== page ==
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Trio of Immune Cells Within Tumor Niches May Be Linked to Immunotherapy Response in Liver Cancer

By: Amy MacDonald, MS
Posted: Friday, July 14, 2023

Immunotherapy that disrupts the PD-1/PD-L1 pathway is an evolving component of perioperative surgical care in hepatocellular carcinoma. Although PD-1 blockade may result in pathologic responses in some patients with this type of liver cancer, other patients do not respond. It is known that response to immune checkpoint blockade has been associated with an increase in tumor-infiltrating, PD-1–high, CD8-positive T cells, yet it is unclear why some of these T cells become exhausted and lose their cytotoxic properties, whereas others maintain potency.

Thomas U. Marron, MD, PhD, of the Icahn School of Medicine at Mount Sinai, New York, and colleagues hoped to uncover the specific attributes of the tumor microenvironment in hepatocellular carcinoma that facilitated response to PD-1 blockade. Published in Nature Medicine, their research revealed that intratumoral expansion of specific CD4-positive T-helper cells (CXCL13-positive, CH25H-positive, IL-21–positive, PD-1–positive), and effector-like CD8-positive T cells (granzyme K–positive) seemed to be correlated with an effective cytotoxic T-cell response, whereas the presence of “terminally exhausted” CD8-positive T cells (CD39-high, TOX-high, PD-1–high) was predictive of a poor response. Moreover, this cytotoxic T-cell reinvigoration occurred preferentially in tumor niches rich with mature dendritic cells.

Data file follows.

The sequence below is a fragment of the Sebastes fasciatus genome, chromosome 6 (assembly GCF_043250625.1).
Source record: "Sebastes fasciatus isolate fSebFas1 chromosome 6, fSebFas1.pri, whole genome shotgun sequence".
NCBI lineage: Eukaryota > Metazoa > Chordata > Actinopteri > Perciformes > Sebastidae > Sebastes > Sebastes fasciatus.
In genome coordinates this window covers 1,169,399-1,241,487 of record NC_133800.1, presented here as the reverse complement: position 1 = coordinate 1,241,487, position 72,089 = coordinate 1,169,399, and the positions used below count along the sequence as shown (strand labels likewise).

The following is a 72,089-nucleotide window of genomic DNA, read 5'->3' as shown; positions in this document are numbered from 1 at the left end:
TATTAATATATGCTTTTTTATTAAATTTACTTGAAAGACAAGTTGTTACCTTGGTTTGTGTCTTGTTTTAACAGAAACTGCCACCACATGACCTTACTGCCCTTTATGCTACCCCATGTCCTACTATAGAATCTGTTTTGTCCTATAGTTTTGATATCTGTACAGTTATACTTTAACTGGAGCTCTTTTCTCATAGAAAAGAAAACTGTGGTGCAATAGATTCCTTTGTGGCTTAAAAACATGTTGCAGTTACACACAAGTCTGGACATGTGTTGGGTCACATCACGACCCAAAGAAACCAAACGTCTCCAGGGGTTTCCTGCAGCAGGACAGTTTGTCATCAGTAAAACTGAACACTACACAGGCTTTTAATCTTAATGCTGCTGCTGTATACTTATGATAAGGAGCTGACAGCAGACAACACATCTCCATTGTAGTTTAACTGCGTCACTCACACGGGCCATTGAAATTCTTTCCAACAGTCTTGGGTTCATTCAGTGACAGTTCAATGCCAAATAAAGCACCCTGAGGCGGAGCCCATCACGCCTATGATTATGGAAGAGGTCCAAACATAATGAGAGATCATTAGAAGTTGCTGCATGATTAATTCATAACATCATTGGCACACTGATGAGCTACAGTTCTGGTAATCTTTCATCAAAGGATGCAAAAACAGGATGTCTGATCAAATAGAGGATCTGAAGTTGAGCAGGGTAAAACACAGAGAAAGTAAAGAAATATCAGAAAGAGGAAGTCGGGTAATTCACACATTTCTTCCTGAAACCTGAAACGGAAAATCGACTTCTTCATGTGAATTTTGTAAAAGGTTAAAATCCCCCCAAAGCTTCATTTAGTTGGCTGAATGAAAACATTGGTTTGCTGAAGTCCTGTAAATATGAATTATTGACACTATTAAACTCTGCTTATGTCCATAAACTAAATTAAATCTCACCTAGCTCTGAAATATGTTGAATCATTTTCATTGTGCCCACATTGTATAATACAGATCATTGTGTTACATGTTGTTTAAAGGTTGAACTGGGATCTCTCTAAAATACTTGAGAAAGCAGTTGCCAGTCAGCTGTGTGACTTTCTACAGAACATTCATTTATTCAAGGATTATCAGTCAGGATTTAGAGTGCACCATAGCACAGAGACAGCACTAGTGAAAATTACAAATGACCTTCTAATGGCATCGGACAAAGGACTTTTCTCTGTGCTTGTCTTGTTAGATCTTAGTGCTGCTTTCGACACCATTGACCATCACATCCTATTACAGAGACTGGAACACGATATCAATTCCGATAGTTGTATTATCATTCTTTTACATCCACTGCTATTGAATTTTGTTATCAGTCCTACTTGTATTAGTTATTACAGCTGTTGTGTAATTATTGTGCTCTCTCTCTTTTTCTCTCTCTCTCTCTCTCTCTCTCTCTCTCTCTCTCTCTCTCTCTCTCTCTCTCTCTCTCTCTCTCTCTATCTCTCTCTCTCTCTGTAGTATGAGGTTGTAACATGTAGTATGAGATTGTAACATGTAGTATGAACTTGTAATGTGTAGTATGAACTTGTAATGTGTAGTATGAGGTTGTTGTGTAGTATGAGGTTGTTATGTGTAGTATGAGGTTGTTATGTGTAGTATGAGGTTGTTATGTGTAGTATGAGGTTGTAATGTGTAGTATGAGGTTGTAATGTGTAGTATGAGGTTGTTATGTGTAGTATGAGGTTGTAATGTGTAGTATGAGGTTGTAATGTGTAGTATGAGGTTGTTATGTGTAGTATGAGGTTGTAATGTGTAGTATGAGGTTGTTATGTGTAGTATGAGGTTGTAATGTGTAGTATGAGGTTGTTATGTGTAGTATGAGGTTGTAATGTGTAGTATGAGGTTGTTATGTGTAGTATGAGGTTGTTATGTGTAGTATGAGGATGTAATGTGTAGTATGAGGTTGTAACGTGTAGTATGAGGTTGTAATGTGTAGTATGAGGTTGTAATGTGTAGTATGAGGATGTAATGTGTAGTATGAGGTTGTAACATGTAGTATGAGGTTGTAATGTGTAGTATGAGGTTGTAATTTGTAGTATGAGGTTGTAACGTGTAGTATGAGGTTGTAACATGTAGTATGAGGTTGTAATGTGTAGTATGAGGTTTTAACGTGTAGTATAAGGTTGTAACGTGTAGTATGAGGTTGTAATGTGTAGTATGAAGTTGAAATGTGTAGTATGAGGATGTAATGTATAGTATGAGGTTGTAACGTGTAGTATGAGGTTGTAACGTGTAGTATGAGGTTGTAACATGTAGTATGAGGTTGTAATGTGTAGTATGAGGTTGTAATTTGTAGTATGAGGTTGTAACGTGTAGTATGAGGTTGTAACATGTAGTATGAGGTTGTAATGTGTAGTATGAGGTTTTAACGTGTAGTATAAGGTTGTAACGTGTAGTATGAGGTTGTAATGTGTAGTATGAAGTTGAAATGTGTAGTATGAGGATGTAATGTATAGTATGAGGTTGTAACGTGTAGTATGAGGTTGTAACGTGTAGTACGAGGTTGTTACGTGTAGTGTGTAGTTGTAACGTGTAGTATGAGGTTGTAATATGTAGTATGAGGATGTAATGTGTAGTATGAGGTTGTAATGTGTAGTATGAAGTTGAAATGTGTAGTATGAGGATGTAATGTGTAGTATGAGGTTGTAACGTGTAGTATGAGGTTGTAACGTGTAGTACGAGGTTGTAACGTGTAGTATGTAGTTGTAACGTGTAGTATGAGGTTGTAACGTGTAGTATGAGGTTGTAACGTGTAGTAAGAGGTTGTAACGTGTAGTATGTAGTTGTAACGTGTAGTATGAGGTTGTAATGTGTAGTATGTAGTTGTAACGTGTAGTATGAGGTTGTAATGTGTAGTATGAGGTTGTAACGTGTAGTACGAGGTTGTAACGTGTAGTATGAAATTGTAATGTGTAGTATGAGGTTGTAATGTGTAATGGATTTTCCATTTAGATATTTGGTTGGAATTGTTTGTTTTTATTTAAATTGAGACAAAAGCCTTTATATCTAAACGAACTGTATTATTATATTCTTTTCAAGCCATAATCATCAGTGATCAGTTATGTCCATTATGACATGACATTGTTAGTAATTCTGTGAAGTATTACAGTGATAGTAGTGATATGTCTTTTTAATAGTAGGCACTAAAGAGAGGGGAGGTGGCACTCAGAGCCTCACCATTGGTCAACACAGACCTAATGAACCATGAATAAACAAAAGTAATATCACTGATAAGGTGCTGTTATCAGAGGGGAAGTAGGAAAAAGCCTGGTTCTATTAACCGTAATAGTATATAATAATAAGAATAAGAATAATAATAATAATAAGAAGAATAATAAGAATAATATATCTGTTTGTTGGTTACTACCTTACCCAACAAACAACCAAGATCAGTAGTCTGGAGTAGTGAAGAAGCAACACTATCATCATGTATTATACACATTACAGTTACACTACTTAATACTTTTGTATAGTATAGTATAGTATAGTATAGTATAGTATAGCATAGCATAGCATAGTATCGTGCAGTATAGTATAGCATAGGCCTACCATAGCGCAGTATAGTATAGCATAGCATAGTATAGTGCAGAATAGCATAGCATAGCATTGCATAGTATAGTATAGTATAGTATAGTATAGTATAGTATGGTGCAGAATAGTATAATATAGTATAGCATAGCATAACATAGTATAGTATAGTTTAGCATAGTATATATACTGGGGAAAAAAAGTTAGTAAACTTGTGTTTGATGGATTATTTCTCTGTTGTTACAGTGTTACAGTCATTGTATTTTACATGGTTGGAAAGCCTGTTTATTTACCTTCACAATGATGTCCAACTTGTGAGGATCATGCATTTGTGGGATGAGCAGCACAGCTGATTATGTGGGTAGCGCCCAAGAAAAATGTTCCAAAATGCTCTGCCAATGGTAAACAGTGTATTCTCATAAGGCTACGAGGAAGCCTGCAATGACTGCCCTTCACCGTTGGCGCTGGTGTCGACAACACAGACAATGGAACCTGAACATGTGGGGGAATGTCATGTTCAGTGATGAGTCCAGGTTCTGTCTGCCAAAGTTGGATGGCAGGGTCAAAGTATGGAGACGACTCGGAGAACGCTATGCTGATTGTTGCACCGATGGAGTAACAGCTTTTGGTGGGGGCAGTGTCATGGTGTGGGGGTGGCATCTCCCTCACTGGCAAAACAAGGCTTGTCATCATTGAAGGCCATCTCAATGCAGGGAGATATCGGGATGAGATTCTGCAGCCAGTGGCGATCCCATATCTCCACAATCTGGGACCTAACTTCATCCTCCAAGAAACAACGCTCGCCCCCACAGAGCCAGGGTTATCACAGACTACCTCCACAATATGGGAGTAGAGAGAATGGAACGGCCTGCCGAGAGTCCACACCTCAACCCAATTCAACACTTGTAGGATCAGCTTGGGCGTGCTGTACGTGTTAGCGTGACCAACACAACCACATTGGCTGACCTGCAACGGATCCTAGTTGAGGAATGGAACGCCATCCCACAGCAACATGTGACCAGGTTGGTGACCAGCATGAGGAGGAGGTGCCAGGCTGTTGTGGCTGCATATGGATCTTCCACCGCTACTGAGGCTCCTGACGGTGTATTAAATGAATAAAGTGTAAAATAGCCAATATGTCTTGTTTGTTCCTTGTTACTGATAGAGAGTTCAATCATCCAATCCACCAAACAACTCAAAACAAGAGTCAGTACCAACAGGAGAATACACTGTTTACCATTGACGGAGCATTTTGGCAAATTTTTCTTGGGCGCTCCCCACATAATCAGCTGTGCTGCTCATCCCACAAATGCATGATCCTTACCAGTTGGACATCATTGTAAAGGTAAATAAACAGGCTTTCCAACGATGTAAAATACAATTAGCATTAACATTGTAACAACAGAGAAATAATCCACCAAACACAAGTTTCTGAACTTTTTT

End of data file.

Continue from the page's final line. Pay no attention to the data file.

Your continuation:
“Our new study shows that killer CD8-positive T cells are only reactivated when in close proximity to two other immune cell types: dendritic cells, which educate CD8-positive T cells to recognize cancer cells, and helper CD4-positive T cells, which aid in activating the CD8-positive T cells,” stated study coauthor Alice O. Kamphorst, PhD, also of the Icahn School of Medicine, in a Mount Sinai press release.

The researchers analyzed 29 hepatocellular carcinoma lesions (and matched nontumor liver specimens) from patients who had received neoadjuvant cemiplimab-rwlc or nivolumab and were characterized as responsive or resistant to therapy. Paired single-cell RNA sequencing or single-cell T-cell receptor sequencing, cellular staining or imaging techniques were then used to characterize the molecular profiles of 918,811 immune cells across tumor and adjacent tissues, ultimately revealing clues to T-cell reactivation following PD-1 blockade.

Nature Medicine

Disclosure: For full disclosures of the study authors, visit

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